Triumphant panto run ends in real-life drama
The last night of Mother Goose in Ambridge ended with a standing ovation on Friday as the hero and heroine used their final scene to share some sensational off-stage news.
‘At first I feared that Kirsty Miller and Tom Archer, playing Colinette and Colin, were following Kenton Archer’s bad example with mischievous improvisation,’ said director Lynda Snell. ‘But as the story unfolded, it was impossible to be churlish. After all, it was art, imitating life, imitating art, imitating life – a hallmark of my most successful productions. And the audience loved it!’
Miss Miller began the impromptu revelation by declaring:
‘Colin, do you recall the fateful day, when after the trial we slipped away and made sweet music in your car? Well, it seems we went too far! For now I’ve found that I’m expecting – and it’s yours, in case you were suspecting!’
Mr Archer, clearly stunned, responded: ‘I swear, I’ll help you all I can! Oh Colinette – let’s see the scan! Our baby – gosh, how proud I feel – it beats having your own brand of ready meals!’
Pat Archer, Mr Archer’s mother, said she was ‘surprised, but delighted’ at the news. ‘It’s not every day you hear you’re going to be a granny in rhyming couplets,’ she said. ‘But I always hoped Tom and Kirsty would get together again. It’s a shame my husband Tony couldn’t be here, but he’s at home fitting his new brake shoes on his Fordson.’
The unscripted finale marked the end of a triumphant run for Mother Goose, which was a hit with audiences and critics alike (see Reviews, below).
2017: your year in the stars
Will the New Year bring success for Scorpios or anguish for Arians? Astrologer Janet Planet reveals what fate has in store:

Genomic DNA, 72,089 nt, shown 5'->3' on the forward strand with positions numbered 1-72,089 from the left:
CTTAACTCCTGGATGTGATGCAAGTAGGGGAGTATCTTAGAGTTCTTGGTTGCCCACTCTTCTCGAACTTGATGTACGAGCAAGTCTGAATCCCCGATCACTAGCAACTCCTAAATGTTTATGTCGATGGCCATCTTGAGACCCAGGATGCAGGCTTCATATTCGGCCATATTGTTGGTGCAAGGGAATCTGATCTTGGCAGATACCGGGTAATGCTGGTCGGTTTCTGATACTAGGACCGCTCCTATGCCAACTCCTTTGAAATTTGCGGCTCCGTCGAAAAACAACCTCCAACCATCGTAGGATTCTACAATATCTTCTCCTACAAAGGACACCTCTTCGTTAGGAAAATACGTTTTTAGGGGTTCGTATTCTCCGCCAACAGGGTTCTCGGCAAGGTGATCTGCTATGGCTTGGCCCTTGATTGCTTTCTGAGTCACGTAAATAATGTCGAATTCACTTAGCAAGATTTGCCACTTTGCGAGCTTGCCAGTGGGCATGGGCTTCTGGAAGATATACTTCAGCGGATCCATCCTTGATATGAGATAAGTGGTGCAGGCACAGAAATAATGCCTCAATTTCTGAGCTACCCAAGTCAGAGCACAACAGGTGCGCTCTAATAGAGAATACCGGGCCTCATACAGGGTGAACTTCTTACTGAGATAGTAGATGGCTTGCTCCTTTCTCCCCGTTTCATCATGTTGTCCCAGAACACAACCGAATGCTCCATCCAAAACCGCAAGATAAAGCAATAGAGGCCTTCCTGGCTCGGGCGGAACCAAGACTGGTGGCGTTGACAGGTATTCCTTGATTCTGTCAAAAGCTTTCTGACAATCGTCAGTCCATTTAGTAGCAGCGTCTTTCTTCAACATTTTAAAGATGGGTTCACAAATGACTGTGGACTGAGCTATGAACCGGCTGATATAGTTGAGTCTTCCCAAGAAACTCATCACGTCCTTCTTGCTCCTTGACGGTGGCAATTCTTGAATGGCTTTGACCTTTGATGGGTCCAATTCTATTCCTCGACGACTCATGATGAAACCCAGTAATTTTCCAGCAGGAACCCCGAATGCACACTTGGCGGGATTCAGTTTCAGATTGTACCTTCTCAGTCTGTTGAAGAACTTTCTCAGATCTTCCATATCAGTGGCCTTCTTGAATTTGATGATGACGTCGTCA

Aquarians in search of ‘the one’ may find it pays to be more spontaneous this year. Affairs of the heart cannot be confined to a spreadsheet. Someone you may have discounted, for trivial reasons like having criminal connections and naming her children after football teams, may have other ideas!
Storm clouds are on the romantic horizon for Pisceans. A lover with poultry connections may turn out to be a bad egg, and the south coast, specifically Brighton, is likely to be an unlucky place for you this year. Older relatives, though intensely irritating, may be right after all in their disapproval of your life choices.
Brave Arians will be looking forward to a fresh start this year but may find it hard to put past traumas behind them, especially if they insist on lurking about like a bad smell. New friends who have been through similar experiences will be a source of comfort, so ignore family members muttering into their sherry about allowing ‘that sort of person’ into your home.
Taureans who have been ‘flip-flopping’ over a romance may start the year feeling they have lost out to a rival who is more ‘up for it’ than you. But have faith: a long-distance relationship between Ambridge and Hungary is unlikely to last, and there is only so far you can go on shared memories of the Sealed Knot.
The year begins with family strife and business dilemmas for senior Scorpios. You may find yourself locking horns, beating your chest, roaring and generally mixing up alpha-male-related metaphors as you struggle to persuade younger relatives that you know best and what you say still goes. So there.